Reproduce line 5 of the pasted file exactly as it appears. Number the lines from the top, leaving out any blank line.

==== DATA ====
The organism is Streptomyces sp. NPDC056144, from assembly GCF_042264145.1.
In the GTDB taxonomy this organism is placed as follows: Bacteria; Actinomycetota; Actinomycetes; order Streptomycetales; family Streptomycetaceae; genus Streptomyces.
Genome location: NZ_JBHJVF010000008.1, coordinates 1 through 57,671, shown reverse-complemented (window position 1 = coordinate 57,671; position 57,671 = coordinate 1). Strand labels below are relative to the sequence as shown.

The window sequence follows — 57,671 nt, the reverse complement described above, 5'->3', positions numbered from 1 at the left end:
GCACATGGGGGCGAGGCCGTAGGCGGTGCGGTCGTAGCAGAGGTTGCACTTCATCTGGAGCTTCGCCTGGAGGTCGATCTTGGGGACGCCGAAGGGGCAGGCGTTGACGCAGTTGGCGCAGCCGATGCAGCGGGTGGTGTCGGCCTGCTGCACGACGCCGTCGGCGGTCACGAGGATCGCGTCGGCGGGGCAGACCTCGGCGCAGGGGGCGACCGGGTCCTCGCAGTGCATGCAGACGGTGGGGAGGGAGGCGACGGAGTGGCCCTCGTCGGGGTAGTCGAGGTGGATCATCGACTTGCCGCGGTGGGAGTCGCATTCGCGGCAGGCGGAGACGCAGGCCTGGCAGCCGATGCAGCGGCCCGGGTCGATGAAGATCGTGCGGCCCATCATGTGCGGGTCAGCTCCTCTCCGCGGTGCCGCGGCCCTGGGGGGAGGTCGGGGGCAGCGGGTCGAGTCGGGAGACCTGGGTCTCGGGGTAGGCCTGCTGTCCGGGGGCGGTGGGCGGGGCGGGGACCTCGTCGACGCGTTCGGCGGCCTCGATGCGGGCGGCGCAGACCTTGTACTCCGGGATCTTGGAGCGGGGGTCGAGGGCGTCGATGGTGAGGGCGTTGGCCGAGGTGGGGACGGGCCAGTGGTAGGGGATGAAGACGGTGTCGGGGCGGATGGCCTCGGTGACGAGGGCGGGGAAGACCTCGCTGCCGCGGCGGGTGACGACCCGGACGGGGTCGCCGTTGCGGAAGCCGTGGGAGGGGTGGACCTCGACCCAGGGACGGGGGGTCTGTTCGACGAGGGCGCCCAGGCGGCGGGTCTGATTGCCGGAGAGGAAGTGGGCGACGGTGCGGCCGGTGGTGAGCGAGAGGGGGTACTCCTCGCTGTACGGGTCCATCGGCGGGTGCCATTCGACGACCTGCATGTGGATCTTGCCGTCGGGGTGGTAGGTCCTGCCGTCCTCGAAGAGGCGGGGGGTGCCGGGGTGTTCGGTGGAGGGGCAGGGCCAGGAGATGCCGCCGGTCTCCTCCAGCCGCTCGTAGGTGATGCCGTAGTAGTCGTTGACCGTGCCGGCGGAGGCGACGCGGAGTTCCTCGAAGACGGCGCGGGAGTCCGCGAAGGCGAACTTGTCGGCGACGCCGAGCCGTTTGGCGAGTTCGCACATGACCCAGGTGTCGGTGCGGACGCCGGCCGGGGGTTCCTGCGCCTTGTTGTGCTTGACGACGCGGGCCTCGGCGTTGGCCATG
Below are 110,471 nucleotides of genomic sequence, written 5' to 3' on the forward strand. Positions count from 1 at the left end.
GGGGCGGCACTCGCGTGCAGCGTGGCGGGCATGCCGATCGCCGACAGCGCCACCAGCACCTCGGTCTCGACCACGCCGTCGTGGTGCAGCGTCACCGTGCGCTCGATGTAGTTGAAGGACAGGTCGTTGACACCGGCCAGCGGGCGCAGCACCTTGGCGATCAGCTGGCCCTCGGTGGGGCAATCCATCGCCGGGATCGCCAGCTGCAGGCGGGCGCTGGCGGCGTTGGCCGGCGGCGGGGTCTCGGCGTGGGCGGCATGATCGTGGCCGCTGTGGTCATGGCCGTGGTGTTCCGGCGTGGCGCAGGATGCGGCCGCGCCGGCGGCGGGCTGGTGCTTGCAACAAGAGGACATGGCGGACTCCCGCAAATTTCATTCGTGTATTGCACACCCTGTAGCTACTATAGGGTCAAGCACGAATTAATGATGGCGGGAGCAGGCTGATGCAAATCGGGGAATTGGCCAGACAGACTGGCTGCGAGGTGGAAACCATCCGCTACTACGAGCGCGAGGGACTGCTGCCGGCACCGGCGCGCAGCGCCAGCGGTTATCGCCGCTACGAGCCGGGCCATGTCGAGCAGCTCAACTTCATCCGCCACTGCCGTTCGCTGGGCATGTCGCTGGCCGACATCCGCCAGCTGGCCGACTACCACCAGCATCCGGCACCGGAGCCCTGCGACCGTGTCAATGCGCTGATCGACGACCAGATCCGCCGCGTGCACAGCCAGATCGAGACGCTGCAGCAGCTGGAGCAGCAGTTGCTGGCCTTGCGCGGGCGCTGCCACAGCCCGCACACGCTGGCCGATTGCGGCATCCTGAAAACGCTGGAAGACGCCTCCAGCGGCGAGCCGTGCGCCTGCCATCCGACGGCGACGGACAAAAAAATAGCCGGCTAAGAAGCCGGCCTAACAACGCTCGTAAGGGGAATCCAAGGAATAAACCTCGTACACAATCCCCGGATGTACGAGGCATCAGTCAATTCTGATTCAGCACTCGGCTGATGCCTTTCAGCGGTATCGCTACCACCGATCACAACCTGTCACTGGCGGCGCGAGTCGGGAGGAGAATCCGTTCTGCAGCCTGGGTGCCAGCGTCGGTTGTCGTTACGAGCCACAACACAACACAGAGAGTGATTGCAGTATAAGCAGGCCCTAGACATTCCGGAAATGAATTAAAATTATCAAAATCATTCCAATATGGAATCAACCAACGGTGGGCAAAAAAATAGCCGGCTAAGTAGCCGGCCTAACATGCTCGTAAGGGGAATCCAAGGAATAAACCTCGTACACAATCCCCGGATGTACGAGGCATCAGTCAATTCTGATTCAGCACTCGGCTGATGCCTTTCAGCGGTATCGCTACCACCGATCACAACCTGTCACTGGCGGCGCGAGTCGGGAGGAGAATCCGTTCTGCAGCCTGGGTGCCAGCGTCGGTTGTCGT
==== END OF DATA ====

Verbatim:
GCACATGGGGGCGAGGCCGTAGGCGGTGCGGTCGTAGCAGAGGTTGCACTTCATCTGGAGCTTCGCCTGGAGGTCGATCTTGGGGACGCCGAAGGGGCAGGCGTTGACGCAGTTGGCGCAGCCGATGCAGCGGGTGGTGTCGGCCTGCTGCACGACGCCGTCGGCGGTCACGAGGATCGCGTCGGCGGGGCAGACCTCGGCGCAGGGGGCGACCGGGTCCTCGCAGTGCATGCAGACGGTGGGGAGGGAGGCGACGGAGTGGCCCTCGTCGGGGTAGTCGAGGTGGATCATCGACTTGCCGCGGTGGGAGTCGCATTCGCGGCAGGCGGAGACGCAGGCCTGGCAGCCGATGCAGCGGCCCGGGTCGATGAAGATCGTGCGGCCCATCATGTGCGGGTCAGCTCCTCTCCGCGGTGCCGCGGCCCTGGGGGGAGGTCGGGGGCAGCGGGTCGAGTCGGGAGACCTGGGTCTCGGGGTAGGCCTGCTGTCCGGGGGCGGTGGGCGGGGCGGGGACCTCGTCGACGCGTTCGGCGGCCTCGATGCGGGCGGCGCAGACCTTGTACTCCGGGATCTTGGAGCGGGGGTCGAGGGCGTCGATGGTGAGGGCGTTGGCCGAGGTGGGGACGGGCCAGTGGTAGGGGATGAAGACGGTGTCGGGGCGGATGGCCTCGGTGACGAGGGCGGGGAAGACCTCGCTGCCGCGGCGGGTGACGACCCGGACGGGGTCGCCGTTGCGGAAGCCGTGGGAGGGGTGGACCTCGACCCAGGGACGGGGGGTCTGTTCGACGAGGGCGCCCAGGCGGCGGGTCTGATTGCCGGAGAGGAAGTGGGCGACGGTGCGGCCGGTGGTGAGCGAGAGGGGGTACTCCTCGCTGTACGGGTCCATCGGCGGGTGCCATTCGACGACCTGCATGTGGATCTTGCCGTCGGGGTGGTAGGTCCTGCCGTCCTCGAAGAGGCGGGGGGTGCCGGGGTGTTCGGTGGAGGGGCAGGGCCAGGAGATGCCGCCGGTCTCCTCCAGCCGCTCGTAGGTGATGCCGTAGTAGTCGTTGACCGTGCCGGCGGAGGCGACGCGGAGTTCCTCGAAGACGGCGCGGGAGTCCGCGAAGGCGAACTTGTCGGCGACGCCGAGCCGTTTGGCGAGTTCGCACATGACCCAGGTGTCGGTGCGGACGCCGGCCGGGGGTTCCTGCGCCTTGTTGTGCTTGACGACGCGGGCCTCGGCGTTGGCCATG